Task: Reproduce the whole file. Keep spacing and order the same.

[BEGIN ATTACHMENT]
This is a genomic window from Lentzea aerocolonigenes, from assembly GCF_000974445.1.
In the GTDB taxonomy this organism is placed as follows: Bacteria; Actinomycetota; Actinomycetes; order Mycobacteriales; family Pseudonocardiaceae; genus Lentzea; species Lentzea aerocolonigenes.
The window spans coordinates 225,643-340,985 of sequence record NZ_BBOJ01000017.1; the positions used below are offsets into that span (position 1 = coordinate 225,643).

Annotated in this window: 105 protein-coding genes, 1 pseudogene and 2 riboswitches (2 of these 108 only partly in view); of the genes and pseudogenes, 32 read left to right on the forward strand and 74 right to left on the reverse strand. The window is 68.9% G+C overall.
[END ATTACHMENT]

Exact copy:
This is a genomic window from Lentzea aerocolonigenes, from assembly GCF_000974445.1.
In the GTDB taxonomy this organism is placed as follows: Bacteria; Actinomycetota; Actinomycetes; order Mycobacteriales; family Pseudonocardiaceae; genus Lentzea; species Lentzea aerocolonigenes.
The window spans coordinates 225,643-340,985 of sequence record NZ_BBOJ01000017.1; the positions used below are offsets into that span (position 1 = coordinate 225,643).

Annotated in this window: 105 protein-coding genes, 1 pseudogene and 2 riboswitches (2 of these 108 only partly in view); of the genes and pseudogenes, 32 read left to right on the forward strand and 74 right to left on the reverse strand. The window is 68.9% G+C overall.